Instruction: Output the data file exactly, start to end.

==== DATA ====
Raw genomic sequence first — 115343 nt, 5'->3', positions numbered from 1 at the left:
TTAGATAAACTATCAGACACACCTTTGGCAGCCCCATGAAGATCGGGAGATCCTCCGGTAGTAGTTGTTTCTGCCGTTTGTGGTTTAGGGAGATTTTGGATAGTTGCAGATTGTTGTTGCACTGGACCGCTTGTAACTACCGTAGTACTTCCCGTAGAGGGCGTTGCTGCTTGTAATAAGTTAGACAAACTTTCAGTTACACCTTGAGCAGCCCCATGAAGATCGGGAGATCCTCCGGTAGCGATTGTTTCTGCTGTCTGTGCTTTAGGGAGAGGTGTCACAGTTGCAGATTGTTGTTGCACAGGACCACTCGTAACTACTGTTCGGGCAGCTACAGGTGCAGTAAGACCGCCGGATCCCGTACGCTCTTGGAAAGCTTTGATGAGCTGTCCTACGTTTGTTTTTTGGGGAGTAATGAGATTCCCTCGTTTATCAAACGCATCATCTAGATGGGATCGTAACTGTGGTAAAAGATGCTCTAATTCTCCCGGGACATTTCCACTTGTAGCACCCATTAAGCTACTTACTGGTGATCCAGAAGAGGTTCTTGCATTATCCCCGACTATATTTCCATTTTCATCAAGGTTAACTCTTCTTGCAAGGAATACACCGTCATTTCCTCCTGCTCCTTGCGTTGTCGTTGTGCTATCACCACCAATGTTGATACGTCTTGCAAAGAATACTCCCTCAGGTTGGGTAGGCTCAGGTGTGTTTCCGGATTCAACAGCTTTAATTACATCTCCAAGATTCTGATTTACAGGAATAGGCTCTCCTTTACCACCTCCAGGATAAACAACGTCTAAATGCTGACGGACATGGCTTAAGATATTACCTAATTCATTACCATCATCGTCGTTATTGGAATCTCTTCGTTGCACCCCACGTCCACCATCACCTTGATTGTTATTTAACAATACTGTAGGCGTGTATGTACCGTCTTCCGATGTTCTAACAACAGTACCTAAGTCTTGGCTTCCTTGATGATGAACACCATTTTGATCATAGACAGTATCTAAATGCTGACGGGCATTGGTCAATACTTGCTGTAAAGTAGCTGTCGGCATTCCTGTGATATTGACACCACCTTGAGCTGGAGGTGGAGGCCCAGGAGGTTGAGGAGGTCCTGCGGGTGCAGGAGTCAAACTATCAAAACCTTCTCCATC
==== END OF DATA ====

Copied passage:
Raw genomic sequence first — 115343 nt, 5'->3', positions numbered from 1 at the left:
TTAGATAAACTATCAGACACACCTTTGGCAGCCCCATGAAGATCGGGAGATCCTCCGGTAGTAGTTGTTTCTGCCGTTTGTGGTTTAGGGAGATTTTGGATAGTTGCAGATTGTTGTTGCACTGGACCGCTTGTAACTACCGTAGTACTTCCCGTAGAGGGCGTTGCTGCTTGTAATAAGTTAGACAAACTTTCAGTTACACCTTGAGCAGCCCCATGAAGATCGGGAGATCCTCCGGTAGCGATTGTTTCTGCTGTCTGTGCTTTAGGGAGAGGTGTCACAGTTGCAGATTGTTGTTGCACAGGACCACTCGTAACTACTGTTCGGGCAGCTACAGGTGCAGTAAGACCGCCGGATCCCGTACGCTCTTGGAAAGCTTTGATGAGCTGTCCTACGTTTGTTTTTTGGGGAGTAATGAGATTCCCTCGTTTATCAAACGCATCATCTAGATGGGATCGTAACTGTGGTAAAAGATGCTCTAATTCTCCCGGGACATTTCCACTTGTAGCACCCATTAAGCTACTTACTGGTGATCCAGAAGAGGTTCTTGCATTATCCCCGACTATATTTCCATTTTCATCAAGGTTAACTCTTCTTGCAAGGAATACACCGTCATTTCCTCCTGCTCCTTGCGTTGTCGTTGTGCTATCACCACCAATGTTGATACGTCTTGCAAAGAATACTCCCTCAGGTTGGGTAGGCTCAGGTGTGTTTCCGGATTCAACAGCTTTAATTACATCTCCAAGATTCTGATTTACAGGAATAGGCTCTCCTTTACCACCTCCAGGATAAACAACGTCTAAATGCTGACGGACATGGCTTAAGATATTACCTAATTCATTACCATCATCGTCGTTATTGGAATCTCTTCGTTGCACCCCACGTCCACCATCACCTTGATTGTTATTTAACAATACTGTAGGCGTGTATGTACCGTCTTCCGATGTTCTAACAACAGTACCTAAGTCTTGGCTTCCTTGATGATGAACACCATTTTGATCATAGACAGTATCTAAATGCTGACGGGCATTGGTCAATACTTGCTGTAAAGTAGCTGTCGGCATTCCTGTGATATTGACACCACCTTGAGCTGGAGGTGGAGGCCCAGGAGGTTGAGGAGGTCCTGCGGGTGCAGGAGTCAAACTATCAAAACCTTCTCCATC